FOOD…For Real

This third week of Nutrition month is being interrupted in support of real food, in particular cheese. Some of you may be aware that this week the Academy of Nutrition and Dietetics, an organization that supposedly represents dietitians and diet technicians in the United States established a partnership with Kraft Food company. Actually I don’t have anything against Kraft. They are entitled to make a buck just like any other food company.

The  AND Foundation, an arm of the Academy, formed a partnership with Kraft to sponsor the Kids Eat Right campaign, an educational program put together by dietitians. The problem is the AND thought it was wise to give their logo to Kraft “as a thank you for their support” to display on the label of Kraft Singles ( processed cheese food).

There are so many things wrong with this move. Just for starters processed cheese is not real cheese. It starts as cheese but is broken down , shuffled up and put back together in a slice wrapped in plastic. Fine. You want to feed this to your kids, go ahead. But , sorry Kraft, this is not a product that deserves special attention by an organization that is supposed to know something about nutrition and who’s recent mantra is to “Eat Real Food”.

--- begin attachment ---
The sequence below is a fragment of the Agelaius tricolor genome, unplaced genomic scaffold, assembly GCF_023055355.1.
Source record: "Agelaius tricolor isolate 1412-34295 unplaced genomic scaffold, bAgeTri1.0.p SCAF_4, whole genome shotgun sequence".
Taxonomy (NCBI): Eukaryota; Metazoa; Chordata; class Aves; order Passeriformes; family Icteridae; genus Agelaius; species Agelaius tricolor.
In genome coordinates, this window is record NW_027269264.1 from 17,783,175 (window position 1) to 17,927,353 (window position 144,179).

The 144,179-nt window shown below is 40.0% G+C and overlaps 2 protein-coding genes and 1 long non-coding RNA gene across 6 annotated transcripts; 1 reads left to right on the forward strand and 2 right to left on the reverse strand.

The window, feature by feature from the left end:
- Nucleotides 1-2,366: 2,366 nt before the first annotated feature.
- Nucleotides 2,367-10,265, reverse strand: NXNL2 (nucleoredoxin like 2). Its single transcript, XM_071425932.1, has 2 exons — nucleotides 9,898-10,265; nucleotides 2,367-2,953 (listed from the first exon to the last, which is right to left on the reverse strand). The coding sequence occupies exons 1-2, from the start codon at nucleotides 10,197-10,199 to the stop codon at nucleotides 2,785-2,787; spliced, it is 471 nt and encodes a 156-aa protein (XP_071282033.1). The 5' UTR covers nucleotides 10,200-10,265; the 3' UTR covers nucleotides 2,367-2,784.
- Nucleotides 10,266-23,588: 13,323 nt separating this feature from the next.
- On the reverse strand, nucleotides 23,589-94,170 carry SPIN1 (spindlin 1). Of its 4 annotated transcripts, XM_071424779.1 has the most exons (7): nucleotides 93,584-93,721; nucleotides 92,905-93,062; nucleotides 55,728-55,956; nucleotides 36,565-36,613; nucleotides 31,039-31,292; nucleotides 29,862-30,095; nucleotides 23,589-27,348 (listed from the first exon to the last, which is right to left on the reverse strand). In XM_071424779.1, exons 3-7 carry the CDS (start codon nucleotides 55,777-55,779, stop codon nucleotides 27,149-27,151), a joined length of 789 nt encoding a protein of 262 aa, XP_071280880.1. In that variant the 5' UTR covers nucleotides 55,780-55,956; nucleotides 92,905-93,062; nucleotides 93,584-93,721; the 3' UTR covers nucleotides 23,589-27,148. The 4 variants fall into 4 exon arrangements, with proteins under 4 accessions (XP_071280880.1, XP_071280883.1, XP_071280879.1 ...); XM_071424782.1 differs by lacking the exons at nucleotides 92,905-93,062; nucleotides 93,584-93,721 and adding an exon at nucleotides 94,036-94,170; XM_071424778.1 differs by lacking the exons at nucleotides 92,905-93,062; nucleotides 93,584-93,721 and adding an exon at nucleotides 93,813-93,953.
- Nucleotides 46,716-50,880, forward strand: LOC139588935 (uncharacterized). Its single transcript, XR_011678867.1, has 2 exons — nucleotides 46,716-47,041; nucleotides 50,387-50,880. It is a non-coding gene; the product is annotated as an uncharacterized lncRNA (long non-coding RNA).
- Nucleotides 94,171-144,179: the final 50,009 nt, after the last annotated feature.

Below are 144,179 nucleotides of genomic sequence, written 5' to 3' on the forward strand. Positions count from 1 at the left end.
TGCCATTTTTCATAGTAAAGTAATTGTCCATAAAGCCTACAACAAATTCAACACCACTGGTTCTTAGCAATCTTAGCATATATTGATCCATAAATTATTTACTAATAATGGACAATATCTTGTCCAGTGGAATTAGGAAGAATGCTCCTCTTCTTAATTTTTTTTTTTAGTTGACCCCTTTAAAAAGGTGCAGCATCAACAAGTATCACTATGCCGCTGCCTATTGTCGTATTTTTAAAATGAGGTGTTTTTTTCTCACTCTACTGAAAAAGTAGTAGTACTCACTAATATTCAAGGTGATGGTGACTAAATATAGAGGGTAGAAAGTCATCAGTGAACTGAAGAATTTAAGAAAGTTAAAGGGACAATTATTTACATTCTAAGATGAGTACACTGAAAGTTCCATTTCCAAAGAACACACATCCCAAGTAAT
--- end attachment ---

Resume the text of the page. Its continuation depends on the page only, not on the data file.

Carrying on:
Then there is the whole conflict of interest boondgoggle.  The Academy  promotes itself and dietitians as “THE nutrition experts”. To truthfully live up to that expectation I believe the Academy should not be in the kitchen with big money companies. When research is published the first question we are told to ask is “who paid for the study?” and to question the results more closely, if  a company or trade group put up the research money. With this new partnership, parents and dietitians should be questioning the motives of the Academy.

Registered Dietitians in the US are a varied group. Just like any profession. This alone makes it wrong to attach the organization to big food companies. Again nothing against the food companies, this is business to them. I know dietitians who work for the large food companies, but I doubt they encourage their kids to eat processed food.

Then there is the calcium debate, the colors and preservatives and the packaging problems. Yikes I could go on. I can only ask, “What were they thinking?”

The bottom line, speaking as a registered dietitian and the person behind Eat Well Shanghai, I do not support the current association with Kraft Foods by the Academy of Nutrition and Dietetics.  My mantra is and will always be “Eat Real Food”.

Eat Well, Live Well, Have Fun!